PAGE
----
Continuing on with the search for other people's blogs about kiosks and digital signage, today I'll look at the results for "digital signage" and "blog" or "weblog" from some of the top search engines
Now first off, let me explain why I use Google, Yahoo and Altavista as my primary search engines, and not, say, msn search
. It pretty much boils down to how badly each company taints its search results. For example, up until very recently, a search for "Linux" at MSN would yield a first page full of supposedly relevant links about how to switch from Linux to Windows, or why Windows was so much better than Linux. Hmm. Granted, the results
have improved dramatically in the past few months, but I suspect that has more to do with the fact that Microsoft is interested in getting into the search game against Google and the other big engines. If there weren't any competition in the search arena, we'd all be living with crappy search results heavily biased towards whichever company was running the show. Now, back to the topic at hand. a quick search
of Google shows some relatively uninteresting results. This guy Mick Stanic
seems to be at least tangentially involved in the industry, but there isn't a lot of new information from him. On the other hand, I learned a lot from this site
by Peter Davidson
. I haven't actually seen any real E-Ink
out in the world yet, but apparently the technology is much further along than I had originally thought. Another interesting blog by some bloke called Bernie Goldbach in Ireland has an interesting entry about digital signage in supermarkets
. One fascinating quote from the article: ...the so-called "last ten feet" to the purchase... is where, according to marketing lore, up to 75 per cent of buying devisions are made and where optimists see the most room for innovation in ways of putting brands before consumers.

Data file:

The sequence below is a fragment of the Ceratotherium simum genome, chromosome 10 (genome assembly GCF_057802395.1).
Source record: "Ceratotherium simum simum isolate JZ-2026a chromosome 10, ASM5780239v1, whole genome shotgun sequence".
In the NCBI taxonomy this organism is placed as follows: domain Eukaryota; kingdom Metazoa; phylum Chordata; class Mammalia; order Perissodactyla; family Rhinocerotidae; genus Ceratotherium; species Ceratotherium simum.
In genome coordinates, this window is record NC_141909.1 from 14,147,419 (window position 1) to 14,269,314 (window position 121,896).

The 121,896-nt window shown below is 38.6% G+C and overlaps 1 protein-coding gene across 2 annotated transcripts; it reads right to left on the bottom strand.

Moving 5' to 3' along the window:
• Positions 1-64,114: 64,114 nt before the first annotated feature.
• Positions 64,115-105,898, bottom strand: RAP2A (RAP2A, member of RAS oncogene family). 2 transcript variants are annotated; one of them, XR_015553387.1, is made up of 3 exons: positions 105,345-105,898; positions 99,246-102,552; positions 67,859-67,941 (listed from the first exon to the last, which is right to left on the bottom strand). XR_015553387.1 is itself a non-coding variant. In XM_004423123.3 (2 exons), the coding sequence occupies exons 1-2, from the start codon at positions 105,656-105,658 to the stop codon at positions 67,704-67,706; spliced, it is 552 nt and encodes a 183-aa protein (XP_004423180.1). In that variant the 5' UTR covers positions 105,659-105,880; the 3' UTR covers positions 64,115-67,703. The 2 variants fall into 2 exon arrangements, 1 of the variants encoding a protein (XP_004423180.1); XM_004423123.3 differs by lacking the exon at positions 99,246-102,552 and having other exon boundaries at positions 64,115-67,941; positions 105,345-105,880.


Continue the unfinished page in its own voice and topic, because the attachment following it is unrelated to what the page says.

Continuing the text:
curious to see if this "marketing lore" can be backed up with real-world data. WireSpring
has a number of customers in Europe and the US trying this sort of application right now, with varying degrees of success, so this article is near to my heart. That's really it for blogs, though. And all of these were only tangentially concerned with digital signage. Now I did happen to come across a few other interesting articles during my search. this article
about digital signage at Washington Mutual Banks
mentions a company called Impart, Inc
, one of the top-tier content providers for digital signage networks. While the article does mention some of the driving benefits of digital signage systems (like time and place-based advertising, ad tracking, and remote management), absent was any talk of ROI for the systems. One other encouraging quote from this article: CAP Ventures, an independent research firm, projects that industry revenues for the type of dynamic digital signage that Impart provides will rise from $650 million in 2003 to $2.02 billion in 2006.
. I think I can live with that